Polls suggest the H-1B program is very unpopular. An August 2017 poll reported that 68 percent of Americans oppose companies’ use of H-1Bs to outsource U.S.-based jobs that could be held by Americans.

Amnesty advocates rely on business-funded “Nation of Immigrants” push-polls to show apparent voter support for immigration and immigrants.

But “choice” polls reveal most voters’ often-ignored preference that CEOs should hire Americans at decent wages before hiring migrants. Those Americans include many blue-collar Blacks, Latinos, and people who hide their opinions from pollsters. Similarly, the 2018 polls show that GOP voters are far more concerned about migration — more properly, the economics of migration — than they are concerned about illegal migration and MS-13, taxes, or the return of Rep. Nancy Pelosi.

Four million Americans turn 18 each year and begin looking for good jobs in the free market.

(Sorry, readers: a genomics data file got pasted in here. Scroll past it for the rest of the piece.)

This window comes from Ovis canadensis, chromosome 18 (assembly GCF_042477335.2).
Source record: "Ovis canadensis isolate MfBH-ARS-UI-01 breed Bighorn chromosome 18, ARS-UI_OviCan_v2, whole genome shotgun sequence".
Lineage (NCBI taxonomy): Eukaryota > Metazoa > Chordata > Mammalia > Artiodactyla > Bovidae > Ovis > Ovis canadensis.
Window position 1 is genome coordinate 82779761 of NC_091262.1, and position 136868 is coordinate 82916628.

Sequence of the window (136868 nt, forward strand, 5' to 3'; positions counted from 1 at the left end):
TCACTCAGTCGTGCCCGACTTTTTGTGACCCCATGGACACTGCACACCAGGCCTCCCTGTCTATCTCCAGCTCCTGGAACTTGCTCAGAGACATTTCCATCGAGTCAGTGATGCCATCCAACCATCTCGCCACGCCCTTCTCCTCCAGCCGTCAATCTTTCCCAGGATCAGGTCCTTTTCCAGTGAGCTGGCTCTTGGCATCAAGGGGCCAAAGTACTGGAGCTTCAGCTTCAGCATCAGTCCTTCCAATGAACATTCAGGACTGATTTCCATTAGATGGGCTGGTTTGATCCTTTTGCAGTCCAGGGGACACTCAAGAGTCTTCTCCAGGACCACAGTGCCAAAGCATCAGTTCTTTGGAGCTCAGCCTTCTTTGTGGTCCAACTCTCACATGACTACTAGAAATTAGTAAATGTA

The Washington-imposed economic policy of economic growth via mass-immigration shifts wealth from young people towards older people, it floods the market with foreign laborspikes profits and Wall Street values by cutting salaries for manual and skilled labor offered by blue-collar and white-collar employees. It also drives up real estate priceswidens wealth-gaps, reduces high-tech investment, increases state and local tax burdens, hurts kids’ schools and college education, pushes Americans away from high-tech careers, and sidelines at least 5 million marginalized Americans and their families, including many who are now struggling with opioid addictions.